But the biggest rift between the Soviet Union and the rest of the occupying nations formed around the issue of war reparations. One of the reasons that the German economy collapsed after World War I was that it had to pay billions of dollars in reparations demanded by the Treaty of Versailles. The British, French and Americans wanted to avoid that mistake, but the Soviet Union, whose own economy was heavily damaged by the Germans during World War II, wanted Germany to pay up.

A deal was struck in which the Soviet Union agreed to trade food grown in its occupation zone for cash reparations and finished goods from German factories in the western occupation zones. But when the Soviets failed to keep up with their agricultural shipments, the Western Allies cut off reparation payments.

By 1946, tensions escalated further as Soviet military forces helped to establish Communist regimes in Romania, Bulgaria, Yugoslavia and Albania. In a famous speech, Winston Churchill, the former British Prime Minister, described the threat of Soviet Communism as an “iron curtain” descending across the European continent, signaling the start of the Cold War. Any chance of cooperation between the Western and Soviet occupying forces was fading fast.

Tensions Lead to the Berlin Blockade

Berlin Blockade map
Universal History Archive/Universal Images Group/Getty Images
During the multinational occupation of post-WWII Germany, the Soviet Union blocked Western Allies' railway, road and canal access to the sectors of Berlin under Western control.

In 1947, Great Britain and the United States decided to merge their two occupation zones in order to foster more economic cooperation between the regions. The large new territory was called “Bizonia” referring to the two zones that made up its borders.

Then the western Allies took things a step further by stepping up economic aid to Bizonia and the French occupied territory with cash from the Marshall Plan. They also replaced Germany’s badly inflated currency, the Reichsmark, with a new and more stable Deutsche mark. All of these actions were taken without Soviet approval.

Tensions came to head when the western Allies tried to circulate the new Deutsche mark in Berlin. The Soviets boycotted the Allied Control Council, and when the West didn’t bow to their demands, Joseph Stalin ordered a total blockade of Berlin, located 100 miles inside Soviet-occupied territory.

“Berlin is an island in the Soviet zone,” says Boghardt. “Stalin decided to squeeze the western Allies where they were most vulnerable. He cut off all access to West Berlin by road, train and ship, but not by air.”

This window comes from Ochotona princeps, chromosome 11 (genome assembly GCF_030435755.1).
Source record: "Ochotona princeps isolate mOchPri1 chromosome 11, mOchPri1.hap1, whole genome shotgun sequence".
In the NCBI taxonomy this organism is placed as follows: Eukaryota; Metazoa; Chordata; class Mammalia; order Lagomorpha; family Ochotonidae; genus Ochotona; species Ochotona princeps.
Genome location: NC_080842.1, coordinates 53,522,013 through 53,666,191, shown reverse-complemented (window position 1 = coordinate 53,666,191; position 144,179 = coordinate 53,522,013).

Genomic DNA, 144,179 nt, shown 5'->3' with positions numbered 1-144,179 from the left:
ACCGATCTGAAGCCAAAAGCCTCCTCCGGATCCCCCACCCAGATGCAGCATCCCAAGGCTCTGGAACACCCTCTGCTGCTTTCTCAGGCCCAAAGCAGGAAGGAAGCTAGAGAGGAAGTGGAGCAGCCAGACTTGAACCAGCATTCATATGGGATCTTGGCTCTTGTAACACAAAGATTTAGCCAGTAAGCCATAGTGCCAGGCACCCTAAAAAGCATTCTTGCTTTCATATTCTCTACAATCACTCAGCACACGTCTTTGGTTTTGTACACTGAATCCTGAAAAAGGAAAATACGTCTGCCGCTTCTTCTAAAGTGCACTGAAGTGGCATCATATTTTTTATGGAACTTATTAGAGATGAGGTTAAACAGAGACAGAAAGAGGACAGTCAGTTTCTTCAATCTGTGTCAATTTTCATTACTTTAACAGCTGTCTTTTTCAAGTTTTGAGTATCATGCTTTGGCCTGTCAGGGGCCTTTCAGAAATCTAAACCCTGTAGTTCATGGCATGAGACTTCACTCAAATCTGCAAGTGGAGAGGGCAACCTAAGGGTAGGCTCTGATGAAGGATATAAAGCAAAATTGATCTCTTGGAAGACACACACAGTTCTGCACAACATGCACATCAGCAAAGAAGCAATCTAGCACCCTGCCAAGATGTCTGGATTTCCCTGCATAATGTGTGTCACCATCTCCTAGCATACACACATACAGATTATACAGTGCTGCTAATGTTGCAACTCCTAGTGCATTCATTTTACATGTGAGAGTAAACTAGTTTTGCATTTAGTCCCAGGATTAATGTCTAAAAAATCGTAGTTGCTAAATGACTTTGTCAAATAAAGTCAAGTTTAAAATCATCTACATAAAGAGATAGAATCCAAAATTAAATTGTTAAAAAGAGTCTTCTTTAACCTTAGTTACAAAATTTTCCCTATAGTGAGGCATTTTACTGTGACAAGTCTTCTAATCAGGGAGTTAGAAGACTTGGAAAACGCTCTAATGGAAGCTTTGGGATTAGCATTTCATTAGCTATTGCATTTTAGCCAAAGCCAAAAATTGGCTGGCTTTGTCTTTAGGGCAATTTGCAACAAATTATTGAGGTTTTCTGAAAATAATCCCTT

Berlin Airlift Breaks Blockade

Berlin Airlift - A group of German children stand atop building rubble, cheering a U.S. cargo airplane as it flies over a western section of Berlin in January 1948.
Bettmann Archive/Getty Images
A group of German children stand atop building rubble, cheering a U.S. cargo airplane as it flies over a western section of Berlin in January 1948.

The Americans, British and French responded with the Berlin Airlift, a months-long air campaign to drop food and fuel into West Berlin that ultimately broke the Soviet blockade in 1949.

Later that same year, France officially merged its occupied territory with Bizonia, creating the Federal Republic of Germany, or what became known as West Germany. In October of 1949, the Soviet Union responded with the establishment of the German Democratic Republic, a Communist state known as East Germany.

In 1952, East Germany began policing its Western border to stop the flight of engineers, scientists and doctors to West Germany. Interestingly, the border within Berlin wasn’t as tightly controlled.

“For eight years, there was that loophole,” says Boghardt, “when it was very easy for anybody who wanted to flee East Germany to do so. All you had to do was hop on a subway in East Berlin and exit in West Berlin.”

On the night of August 12 to August 13, 1961, East German soldiers in Berlin laid out miles of barbed wire that would become the Berlin Wall, sealing the border with West Germany for the next 28 years.